(all for Skirts & Scuffs)

Stewart-Haas Racing is currently the home of team co-owner and three-time Cup Series champ Tony Stewart, 2014 Sprint Cup Series champ Kevin Harvick, 2004 Cup Series champ Kurt Busch and former Indy 500 Rookie of the Year Danica Patrick. With a big announcement concerning the team on the way this week, let’s take a look at the history of the team in this week’s Fast facts, originally published in Nov. 2011.
  • Stewart-Haas was originally Haas CNC Racing, which debuted in 2003. The original team was the No. 0 NetZero Pontiac with driver Jack Sprague, who was followed by John Andretti, Jason Leffler and Ward Burton. The No. 0 became the No. 66 in 2006 with Jeff Green behind the wheel and Best Buy as a sponsor. The No. 66 became Ryan Newman’s No. 39 from 2009-2013 (No. 39 was Newman’s midget car number), then became Harvick’s No. 4 in 2014.
  • In 2006 the No. 70 for Haas CNC Racing debuted at the Coca Cola 600 with Johnny Sauter behind the wheel. Jeremy Mayfield signed on as the driver in 2008, but was replaced along the way by Sauter, Leffler, Tony Raines and others. The No. 70 became Stewart’s No. 14 for the 2009 season (Stewart’s number is homage to his racing hero, A.J. Foyt).
  • Patrick’s No. 10 (Patrick’s number in her karting days) was originally the No. 35 at Tommy Baldwin Racing. In 2012, Patrick moved to NASCAR full-time after splitting time between IndyCar and the Nationwide (now Xfinity) Series, competing in 10 Cup Series events for TBR in a partnership with SHR. She retained the No. 10 when she moved full-time to SHR in 2013, but Baldwin’s team retained the owner’s points for the 2013 season. While Patrick has been sponsored by GoDaddy for much of her career, Nature’s Bakery comes on as Patrick’s sponsor beginning in 2016.
  • Busch was signed by team owner Gene Haas for a fourth SHR car in 2014 after it was announced that Newman would not return to the team because they could not find sponsorship for a fourth team. Busch’s No. 41 is sponsored by Haas’s company, Haas Automation.
  • Stewart won the team’s first race at the 2009 Sprint All-Star Race (non-points race), then followed it up with the team’s first points victory at Pocono in June 2009, becoming the first owner-driver to win a race in the Cup Series since Ricky Rudd in 1998.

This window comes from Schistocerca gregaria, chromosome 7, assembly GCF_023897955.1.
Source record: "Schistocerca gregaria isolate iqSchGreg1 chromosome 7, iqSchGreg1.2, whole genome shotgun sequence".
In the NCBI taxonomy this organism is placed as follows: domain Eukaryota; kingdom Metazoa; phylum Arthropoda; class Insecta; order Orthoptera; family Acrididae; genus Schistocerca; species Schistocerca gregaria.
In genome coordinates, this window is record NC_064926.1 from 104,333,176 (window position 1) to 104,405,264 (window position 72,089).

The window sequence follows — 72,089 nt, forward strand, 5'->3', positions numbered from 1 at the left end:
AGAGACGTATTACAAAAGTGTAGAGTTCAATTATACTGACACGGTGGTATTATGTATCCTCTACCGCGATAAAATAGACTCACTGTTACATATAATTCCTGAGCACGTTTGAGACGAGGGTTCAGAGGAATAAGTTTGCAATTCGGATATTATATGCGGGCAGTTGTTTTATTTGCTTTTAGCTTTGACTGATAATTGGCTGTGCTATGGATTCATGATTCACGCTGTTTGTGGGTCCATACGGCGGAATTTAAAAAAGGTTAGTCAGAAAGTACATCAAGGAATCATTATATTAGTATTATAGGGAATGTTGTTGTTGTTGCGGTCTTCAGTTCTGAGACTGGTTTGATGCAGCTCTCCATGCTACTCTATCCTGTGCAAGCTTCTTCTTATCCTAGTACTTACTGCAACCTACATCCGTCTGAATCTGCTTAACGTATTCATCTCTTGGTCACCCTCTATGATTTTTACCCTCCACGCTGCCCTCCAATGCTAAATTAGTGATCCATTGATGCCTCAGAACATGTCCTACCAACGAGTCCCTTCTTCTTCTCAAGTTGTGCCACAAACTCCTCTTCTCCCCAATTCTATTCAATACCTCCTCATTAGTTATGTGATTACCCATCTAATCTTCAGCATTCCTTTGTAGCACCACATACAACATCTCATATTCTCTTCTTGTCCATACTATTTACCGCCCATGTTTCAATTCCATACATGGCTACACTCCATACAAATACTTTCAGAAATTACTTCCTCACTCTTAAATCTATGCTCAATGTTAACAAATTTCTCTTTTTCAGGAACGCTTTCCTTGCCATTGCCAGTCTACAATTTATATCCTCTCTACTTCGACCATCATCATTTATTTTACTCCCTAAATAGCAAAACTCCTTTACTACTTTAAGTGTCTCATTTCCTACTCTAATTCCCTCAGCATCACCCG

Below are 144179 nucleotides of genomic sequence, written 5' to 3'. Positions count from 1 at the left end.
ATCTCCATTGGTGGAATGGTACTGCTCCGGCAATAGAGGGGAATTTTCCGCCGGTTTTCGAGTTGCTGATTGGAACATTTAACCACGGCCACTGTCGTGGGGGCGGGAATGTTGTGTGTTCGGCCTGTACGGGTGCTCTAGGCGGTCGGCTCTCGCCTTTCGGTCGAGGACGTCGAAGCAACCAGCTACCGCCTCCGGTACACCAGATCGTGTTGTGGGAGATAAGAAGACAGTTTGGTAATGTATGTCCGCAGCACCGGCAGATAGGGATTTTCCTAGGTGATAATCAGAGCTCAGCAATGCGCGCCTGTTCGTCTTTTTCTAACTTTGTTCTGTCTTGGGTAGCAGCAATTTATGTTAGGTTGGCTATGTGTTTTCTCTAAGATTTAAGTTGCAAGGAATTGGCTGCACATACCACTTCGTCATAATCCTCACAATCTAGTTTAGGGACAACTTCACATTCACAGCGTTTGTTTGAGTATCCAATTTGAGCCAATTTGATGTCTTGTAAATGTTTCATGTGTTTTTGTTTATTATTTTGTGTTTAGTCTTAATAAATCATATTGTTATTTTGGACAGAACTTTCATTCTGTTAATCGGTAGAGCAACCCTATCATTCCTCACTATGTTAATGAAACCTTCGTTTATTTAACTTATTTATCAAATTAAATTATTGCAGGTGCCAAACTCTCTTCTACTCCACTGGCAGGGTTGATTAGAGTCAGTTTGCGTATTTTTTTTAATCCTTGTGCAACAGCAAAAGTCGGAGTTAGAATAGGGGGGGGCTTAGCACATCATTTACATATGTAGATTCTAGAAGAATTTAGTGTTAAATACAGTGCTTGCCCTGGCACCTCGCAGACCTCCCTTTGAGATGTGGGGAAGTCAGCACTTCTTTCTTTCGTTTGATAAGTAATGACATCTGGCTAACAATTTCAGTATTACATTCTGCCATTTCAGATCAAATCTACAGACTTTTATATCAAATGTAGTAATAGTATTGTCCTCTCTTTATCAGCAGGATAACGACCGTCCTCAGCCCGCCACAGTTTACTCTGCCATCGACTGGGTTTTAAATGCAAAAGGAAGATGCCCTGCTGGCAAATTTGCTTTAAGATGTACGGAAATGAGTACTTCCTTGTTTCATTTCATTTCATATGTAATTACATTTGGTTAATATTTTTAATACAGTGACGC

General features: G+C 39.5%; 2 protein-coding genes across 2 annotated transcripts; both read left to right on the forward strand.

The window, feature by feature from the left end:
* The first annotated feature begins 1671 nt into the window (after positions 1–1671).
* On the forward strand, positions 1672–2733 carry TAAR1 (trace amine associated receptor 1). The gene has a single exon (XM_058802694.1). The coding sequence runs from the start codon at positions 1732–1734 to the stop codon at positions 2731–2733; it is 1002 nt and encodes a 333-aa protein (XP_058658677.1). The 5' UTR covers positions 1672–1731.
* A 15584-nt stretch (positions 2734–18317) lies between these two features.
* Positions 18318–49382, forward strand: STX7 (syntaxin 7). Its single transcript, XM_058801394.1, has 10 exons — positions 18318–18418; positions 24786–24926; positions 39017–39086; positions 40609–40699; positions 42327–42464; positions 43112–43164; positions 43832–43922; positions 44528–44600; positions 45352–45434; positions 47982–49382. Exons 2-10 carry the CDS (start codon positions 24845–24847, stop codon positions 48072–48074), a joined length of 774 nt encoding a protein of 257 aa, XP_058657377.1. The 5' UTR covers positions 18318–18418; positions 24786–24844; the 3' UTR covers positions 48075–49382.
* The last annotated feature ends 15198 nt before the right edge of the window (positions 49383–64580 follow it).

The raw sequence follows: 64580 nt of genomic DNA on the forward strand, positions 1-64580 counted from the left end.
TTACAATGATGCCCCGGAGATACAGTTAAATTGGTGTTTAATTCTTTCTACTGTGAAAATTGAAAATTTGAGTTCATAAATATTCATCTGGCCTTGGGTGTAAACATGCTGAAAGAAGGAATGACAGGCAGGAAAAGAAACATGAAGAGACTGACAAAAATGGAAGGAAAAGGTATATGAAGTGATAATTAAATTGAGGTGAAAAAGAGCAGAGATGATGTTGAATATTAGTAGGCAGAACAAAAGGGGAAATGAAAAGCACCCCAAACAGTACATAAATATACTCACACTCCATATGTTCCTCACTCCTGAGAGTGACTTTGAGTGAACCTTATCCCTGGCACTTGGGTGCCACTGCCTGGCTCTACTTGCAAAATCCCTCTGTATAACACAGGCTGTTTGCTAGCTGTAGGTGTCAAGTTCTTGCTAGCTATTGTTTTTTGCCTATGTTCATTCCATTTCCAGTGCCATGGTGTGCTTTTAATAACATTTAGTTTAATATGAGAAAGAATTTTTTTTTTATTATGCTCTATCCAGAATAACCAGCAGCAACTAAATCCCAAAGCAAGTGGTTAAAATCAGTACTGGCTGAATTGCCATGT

• On November 20, 2011, Stewart won the Chase for the Sprint Cup by winning a tie-breaker (most wins in the season) over Carl Edwards. Stewart won five races during the 10-race Chase, including the title-clinching finale over Edwards. He became the first owner-driver to win the championship since Alan Kulwicki in 1992.
  • Find out more about Stewart-Haas Racing at

Travel Tips: Dover International Speedway – Oct. 2-4, 2015

credit: NASCAR Media
Race No. 3 in the 2015 Chase for the Sprint Cup sees the stars heading to Dover International Speedway in Delaware for the AAA 400 weekend, Friday through Sunday, Oct. 2-4. Also on the schedule for the weekend: the Xfinity Series and the K&N Pro Series East.

On Thursday, Oct. 1, the third annual NASCAR Hauler Showcase and Parade takes place at the Blue Hen Corporate Center, 655 S. Bay Rd. in Dover, from 3-5 p.m. ET. Sprint Cup Series haulers will leave the center at 5 p.m. ET to make their way through downtown Dover and end at the track. Click here to find out more about the event.

Prior to Sunday’s AAA 400, alternative band X Ambassadors will perform a free pre-race concert on the Victory Plaza stage at 11 a.m. ET. The band’s lead singer, Sam Harris, will perform the National Anthem before the race as well.